By Jonathan Alexandratos
I think I am what I watch. I mean, not in some terrible way where every degeneracy that projects onto my retinas instantly translates into my next action. It’s just that: people tell me that they can tell what I’m reading by what I’ve written in a given week. There are certain stylistic similarities that transfer, subconsciously. I sometimes wonder if, in the best case, I’m original simply because all of the various components I’ve absorbed have intermingled to the point where no one can discern any individual element, only the odd-looking whole, much like the communal face cloth in my old college dorm. In the worst case, my A-B-C stands for “Always Be Citing.”
Recently I watched a film by Jean-Pierre Gorin (a director I’ve loved ever since I saw My Crasy Life, perhaps his best work) entitled Poto and Cabengo which got me thinking about all this. The documentary, released in 1980, observed Grace and Virginia Kennedy, two identical 6-year-old twins, as they communicated in pure idioglossia. In other words, they spoke in a language they invented. All the time. And somehow managed to avoid being in a sequel to The Shining.
The twins were raised in a strangely bi-lingual house. Their mother spoke a mix of English and German. Gerlish? Engman? Their father spoke English only. The live-in, maternal grandmother, though, just spoke German. So the Kennedy twins – who called each other Poto and Cabengo, resulting in the title of the film – grew up surrounded by a bit of, well, creative linguistics. There were 16 variations, between the girls, for the word “potato.” “Potatah” was one. “Putatrah” was another. And so on. Since the language was purely oral, variations were easier. It was also quick-paced and staccato. Sounds pretty cool, right? Well, the twins’ doctors thought they were retarded. So there was that.
And that, to me, is the part of the film that holds up the biggest and most telling mirror to our society. Were these twins guilty of something we don’t just always do, only perhaps to a lesser extent? I’ve carried on conversations using random words, simply relying on tones to convey meaning, but that’s still an extreme case. We’re inventing and reinventing language all the time, and it seems like it’s based on little more than just what sounds
awesome. Rad. Gnarly. Delightful. Like whatever will get us chicks.
Now, in fairness, the doctors in this documentary also indicated the twins had reduced motor function, but it sure seemed as though the fulcrum of their pro-mentally-handicapped argument was the fact that they kinda spoke like Ewoks. So, with that, I return to my opening statement:
I think I am what I watch. But I think we all are. Poto and Cabengo merely represented an exaggerated version of that statement. I’m not ready to proclaim originality dead, but I’m ready to wonder if, all along, “originality” hasn’t meant what we thought it did. Maybe originality isn’t an entirely new idea. Maybe it’s just the cleverest use of a bunch of old ideas. Like whomever is the keenest wielder of the Glue Gun of Invention is original. After all, Poto and Cabengo, as Gorin aptly notes, didn’t create their own language. Even in the “potato” example offered above, one can see that the twins’ “Potatah” is not far removed from our “Potato.” Yet, the language that Poto and Cabengo spoke still bore the stamp of originality.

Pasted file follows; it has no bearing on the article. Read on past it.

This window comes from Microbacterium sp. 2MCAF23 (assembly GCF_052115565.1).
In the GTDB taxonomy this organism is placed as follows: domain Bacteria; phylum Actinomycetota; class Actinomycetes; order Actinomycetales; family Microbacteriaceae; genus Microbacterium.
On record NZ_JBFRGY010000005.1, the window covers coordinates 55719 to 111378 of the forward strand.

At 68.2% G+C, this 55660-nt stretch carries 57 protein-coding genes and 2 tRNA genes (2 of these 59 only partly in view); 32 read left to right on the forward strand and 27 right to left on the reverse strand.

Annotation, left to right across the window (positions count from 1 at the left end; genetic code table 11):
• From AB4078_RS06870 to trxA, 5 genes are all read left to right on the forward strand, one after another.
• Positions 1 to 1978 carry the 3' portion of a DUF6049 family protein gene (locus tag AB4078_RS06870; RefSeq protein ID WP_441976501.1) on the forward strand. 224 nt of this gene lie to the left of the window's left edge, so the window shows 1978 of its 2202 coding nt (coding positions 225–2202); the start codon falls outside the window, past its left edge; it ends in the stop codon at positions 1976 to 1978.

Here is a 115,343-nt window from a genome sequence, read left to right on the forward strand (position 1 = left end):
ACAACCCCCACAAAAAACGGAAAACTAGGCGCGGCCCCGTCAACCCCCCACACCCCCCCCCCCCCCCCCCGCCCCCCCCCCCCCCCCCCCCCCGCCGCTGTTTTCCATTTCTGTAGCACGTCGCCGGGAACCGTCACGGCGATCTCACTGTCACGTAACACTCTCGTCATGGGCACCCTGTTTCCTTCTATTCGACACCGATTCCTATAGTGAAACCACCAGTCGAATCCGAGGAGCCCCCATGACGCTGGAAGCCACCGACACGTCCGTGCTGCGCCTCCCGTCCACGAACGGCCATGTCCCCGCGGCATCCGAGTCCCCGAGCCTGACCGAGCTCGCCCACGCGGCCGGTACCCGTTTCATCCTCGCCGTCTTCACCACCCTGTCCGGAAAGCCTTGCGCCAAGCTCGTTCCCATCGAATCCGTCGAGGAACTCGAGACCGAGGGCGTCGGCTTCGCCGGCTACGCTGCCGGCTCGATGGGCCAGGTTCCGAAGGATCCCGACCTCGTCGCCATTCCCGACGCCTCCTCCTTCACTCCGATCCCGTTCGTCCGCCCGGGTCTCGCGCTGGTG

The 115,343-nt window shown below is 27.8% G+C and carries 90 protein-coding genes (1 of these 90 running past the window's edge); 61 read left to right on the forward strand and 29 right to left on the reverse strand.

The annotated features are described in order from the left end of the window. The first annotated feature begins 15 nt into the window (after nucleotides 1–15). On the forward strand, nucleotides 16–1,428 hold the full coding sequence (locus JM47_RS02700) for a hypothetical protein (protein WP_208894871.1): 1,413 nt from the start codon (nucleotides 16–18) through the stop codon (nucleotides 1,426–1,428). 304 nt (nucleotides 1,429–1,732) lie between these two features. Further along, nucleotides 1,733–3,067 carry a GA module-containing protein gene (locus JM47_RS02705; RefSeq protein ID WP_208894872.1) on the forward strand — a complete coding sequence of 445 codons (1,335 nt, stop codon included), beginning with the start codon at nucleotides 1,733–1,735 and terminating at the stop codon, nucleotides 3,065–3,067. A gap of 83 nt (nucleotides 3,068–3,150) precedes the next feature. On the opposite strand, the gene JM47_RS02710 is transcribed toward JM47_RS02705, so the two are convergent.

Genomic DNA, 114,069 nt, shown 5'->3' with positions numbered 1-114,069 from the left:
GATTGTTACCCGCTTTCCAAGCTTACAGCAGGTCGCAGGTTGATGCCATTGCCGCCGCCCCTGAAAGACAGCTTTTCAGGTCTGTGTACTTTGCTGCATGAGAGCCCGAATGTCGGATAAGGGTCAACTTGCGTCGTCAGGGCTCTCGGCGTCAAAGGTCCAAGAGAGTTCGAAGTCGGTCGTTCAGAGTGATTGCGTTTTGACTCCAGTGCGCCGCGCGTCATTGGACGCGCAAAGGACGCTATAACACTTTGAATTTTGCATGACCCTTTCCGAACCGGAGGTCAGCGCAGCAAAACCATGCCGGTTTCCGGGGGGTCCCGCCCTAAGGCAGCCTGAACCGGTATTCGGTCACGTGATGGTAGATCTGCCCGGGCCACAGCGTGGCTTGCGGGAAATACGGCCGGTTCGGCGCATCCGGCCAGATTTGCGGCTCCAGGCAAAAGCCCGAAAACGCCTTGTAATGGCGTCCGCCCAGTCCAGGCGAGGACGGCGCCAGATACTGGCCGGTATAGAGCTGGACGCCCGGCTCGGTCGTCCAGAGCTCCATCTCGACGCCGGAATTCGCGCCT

Gorin goes out of his way, in fact, to show the audience, in a brief 73 minutes, the individuality and conformity of Poto and Cabengo. There are a number of sequences where the screen goes black, and all you have is the audio of the twins speaking. One article postulated that Gorin didn’t have any footage for those scenes, so they were black in forced recognition of his failure as a filmmaker. But that has to sell short Gorin’s expertise. He’s a guy that uses the very small to illuminate the very large. People as community, perhaps a slight ode to his Marxist upbringing. He and Jean-Luc Godard split because of this. No, Gorin knew, I’d wager, what he was doing when he made this sound, the sound of both new and old, take center stage in Poto and Cabengo.
Is my dilemma, then, so bad? Maybe, by Poto and Cabengo standards, I might still preserve my individuality, in light of the fact that my surroundings are constantly echoed in my day-to-day operations. Gorin went on a fact-finding mission. It may have, initially, been to find out more about the Kennedy twins. It ended up being about us all. Now hang on, Worf’s about to totally stab this guy with a Bat’leth and I really need to watch…
 One reason why I can’t watch too many Klingon episodes of Star Trek.
Unless we’re talking about footnoting. In which case, yes.*
*Or if we’re talking about sales on frozen tacquitos.
 Hear that David Foster Wallace!? All this is happening SUBCONSCIOUSLY.
 Citation needed.
 Though, we only did make it to year 6…
 No one needed a definitive way to write anything.
 Little experiments where you say a sentence like “Fishbowl suckerpunch cola,” but, tonally, you’re saying “I love you.” It’s fun to do on the subway. You tend to get your own car after a while.
 Yes, yes, I know. There weren’t Ewoks in 1980. Ah, let’s just take a second to appreciate that, shall we?
 He and Jean-Luc Picard? Still cool.
 Great. Now on to why I have to make everything I see into a narcissistic quest to “find out more about myself.”